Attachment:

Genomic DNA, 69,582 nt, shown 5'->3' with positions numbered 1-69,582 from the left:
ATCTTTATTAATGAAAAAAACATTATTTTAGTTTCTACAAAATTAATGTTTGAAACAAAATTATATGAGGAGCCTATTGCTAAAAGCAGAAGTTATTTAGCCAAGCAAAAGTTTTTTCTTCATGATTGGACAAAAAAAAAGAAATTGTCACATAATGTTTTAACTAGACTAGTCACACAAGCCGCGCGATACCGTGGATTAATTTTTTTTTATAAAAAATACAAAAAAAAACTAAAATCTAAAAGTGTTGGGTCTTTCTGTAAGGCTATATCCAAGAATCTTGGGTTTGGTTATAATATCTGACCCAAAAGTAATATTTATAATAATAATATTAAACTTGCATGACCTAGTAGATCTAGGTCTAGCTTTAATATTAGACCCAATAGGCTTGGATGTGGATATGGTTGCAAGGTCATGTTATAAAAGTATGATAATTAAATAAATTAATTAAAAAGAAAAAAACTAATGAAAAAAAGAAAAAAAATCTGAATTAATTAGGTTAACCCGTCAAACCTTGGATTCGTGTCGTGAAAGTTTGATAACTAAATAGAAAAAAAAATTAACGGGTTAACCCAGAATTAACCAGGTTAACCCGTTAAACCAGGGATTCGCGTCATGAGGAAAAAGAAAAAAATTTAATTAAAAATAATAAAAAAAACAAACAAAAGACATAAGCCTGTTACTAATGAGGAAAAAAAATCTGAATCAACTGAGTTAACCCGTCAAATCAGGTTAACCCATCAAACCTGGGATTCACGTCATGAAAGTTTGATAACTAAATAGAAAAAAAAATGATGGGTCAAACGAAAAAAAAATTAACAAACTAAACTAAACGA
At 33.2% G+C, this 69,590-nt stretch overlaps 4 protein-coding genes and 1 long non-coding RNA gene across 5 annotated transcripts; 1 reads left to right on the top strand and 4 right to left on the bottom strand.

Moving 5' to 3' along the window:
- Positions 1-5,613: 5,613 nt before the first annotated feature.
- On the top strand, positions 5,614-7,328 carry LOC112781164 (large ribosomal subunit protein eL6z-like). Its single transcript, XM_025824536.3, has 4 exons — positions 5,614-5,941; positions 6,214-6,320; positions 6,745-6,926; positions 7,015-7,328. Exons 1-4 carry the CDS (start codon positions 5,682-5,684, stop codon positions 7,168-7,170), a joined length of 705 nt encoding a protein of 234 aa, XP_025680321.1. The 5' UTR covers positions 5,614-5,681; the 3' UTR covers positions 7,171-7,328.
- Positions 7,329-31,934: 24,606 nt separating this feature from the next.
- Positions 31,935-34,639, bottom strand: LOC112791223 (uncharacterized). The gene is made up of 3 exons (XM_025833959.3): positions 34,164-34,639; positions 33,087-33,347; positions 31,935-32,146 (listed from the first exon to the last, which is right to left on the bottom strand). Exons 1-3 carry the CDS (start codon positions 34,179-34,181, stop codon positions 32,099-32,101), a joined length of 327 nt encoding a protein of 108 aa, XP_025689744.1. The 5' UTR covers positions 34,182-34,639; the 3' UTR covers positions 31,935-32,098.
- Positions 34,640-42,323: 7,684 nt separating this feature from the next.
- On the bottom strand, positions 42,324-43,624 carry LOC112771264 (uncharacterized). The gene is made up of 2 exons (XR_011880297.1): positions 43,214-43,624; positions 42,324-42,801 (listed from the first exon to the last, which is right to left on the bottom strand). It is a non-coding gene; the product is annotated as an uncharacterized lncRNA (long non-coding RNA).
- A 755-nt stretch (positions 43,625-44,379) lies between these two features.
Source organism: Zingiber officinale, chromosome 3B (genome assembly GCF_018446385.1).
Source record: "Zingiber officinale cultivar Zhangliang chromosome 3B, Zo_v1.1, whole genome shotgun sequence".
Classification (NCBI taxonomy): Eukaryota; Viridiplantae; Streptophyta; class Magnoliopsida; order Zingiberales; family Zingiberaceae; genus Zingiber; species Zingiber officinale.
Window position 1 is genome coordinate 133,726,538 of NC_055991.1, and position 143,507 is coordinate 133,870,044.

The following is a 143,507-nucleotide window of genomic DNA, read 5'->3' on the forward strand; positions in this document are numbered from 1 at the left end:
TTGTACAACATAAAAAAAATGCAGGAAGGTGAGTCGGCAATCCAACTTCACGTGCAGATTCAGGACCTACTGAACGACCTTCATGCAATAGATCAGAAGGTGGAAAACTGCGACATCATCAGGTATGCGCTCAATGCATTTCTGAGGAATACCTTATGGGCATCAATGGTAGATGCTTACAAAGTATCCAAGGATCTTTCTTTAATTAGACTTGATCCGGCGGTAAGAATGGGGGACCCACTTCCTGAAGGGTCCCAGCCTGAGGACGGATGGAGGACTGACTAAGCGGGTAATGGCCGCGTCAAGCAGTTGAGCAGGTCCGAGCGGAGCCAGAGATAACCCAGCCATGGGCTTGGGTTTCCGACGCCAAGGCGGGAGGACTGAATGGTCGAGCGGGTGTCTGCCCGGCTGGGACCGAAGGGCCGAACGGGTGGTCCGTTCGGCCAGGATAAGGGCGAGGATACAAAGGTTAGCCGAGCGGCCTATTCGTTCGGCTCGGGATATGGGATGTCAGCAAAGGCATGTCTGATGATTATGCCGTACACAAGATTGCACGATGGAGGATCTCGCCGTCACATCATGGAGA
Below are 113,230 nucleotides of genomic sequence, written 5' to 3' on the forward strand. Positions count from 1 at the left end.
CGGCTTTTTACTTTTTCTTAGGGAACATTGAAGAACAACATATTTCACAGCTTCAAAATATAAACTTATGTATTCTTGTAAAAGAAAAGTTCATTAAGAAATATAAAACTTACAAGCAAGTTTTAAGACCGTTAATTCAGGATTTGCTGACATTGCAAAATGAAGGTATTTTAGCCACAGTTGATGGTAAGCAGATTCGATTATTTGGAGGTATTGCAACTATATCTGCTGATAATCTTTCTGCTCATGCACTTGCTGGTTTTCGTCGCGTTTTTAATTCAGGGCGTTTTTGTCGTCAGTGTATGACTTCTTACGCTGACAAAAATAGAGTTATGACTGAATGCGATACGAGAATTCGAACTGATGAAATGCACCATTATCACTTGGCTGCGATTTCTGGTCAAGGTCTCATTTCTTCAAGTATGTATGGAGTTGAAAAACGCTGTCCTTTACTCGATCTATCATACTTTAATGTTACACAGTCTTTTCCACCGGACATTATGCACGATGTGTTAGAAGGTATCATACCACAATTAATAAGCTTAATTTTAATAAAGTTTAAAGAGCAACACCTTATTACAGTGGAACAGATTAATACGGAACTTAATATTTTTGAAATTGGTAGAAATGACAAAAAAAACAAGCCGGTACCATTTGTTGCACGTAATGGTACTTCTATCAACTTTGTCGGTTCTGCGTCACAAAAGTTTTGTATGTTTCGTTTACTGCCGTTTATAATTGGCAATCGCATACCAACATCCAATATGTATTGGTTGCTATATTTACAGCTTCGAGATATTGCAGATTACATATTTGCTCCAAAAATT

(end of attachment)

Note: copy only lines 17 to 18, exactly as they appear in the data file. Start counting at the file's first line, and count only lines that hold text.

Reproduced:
TTGTACAACATAAAAAAAATGCAGGAAGGTGAGTCGGCAATCCAACTTCACGTGCAGATTCAGGACCTACTGAACGACCTTCATGCAATAGATCAGAAGGTGGAAAACTGCGACATCATCAGGTATGCGCTCAATGCATTTCTGAGGAATACCTTATGGGCATCAATGGTAGATGCTTACAAAGTATCCAAGGATCTTTCTTTAATTAGACTTGATCCGGCGGTAAGAATGGGGGACCCACTTCCTGAAGGGTCCCAGCCTGAGGACGGATGGAGGACTGACTAAGCGGGTAATGGCCGCGTCAAGCAGTTGAGCAGGTCCGAGCGGAGCCAGAGATAACCCAGCCATGGGCTTGGGTTTCCGACGCCAAGGCGGGAGGACTGAATGGTCGAGCGGGTGTCTGCCCGGCTGGGACCGAAGGGCCGAACGGGTGGTCCGTTCGGCCAGGATAAGGGCGAGGATACAAAGGTTAGCCGAGCGGCCTATTCGTTCGGCTCGGGATATGGGATGTCAGCAAAGGCATGTCTGATGATTATGCCGTACACAAGATTGCACGATGGAGGATCTCGCCGTCACATCATGGAGA
Below are 113,230 nucleotides of genomic sequence, written 5' to 3' on the forward strand. Positions count from 1 at the left end.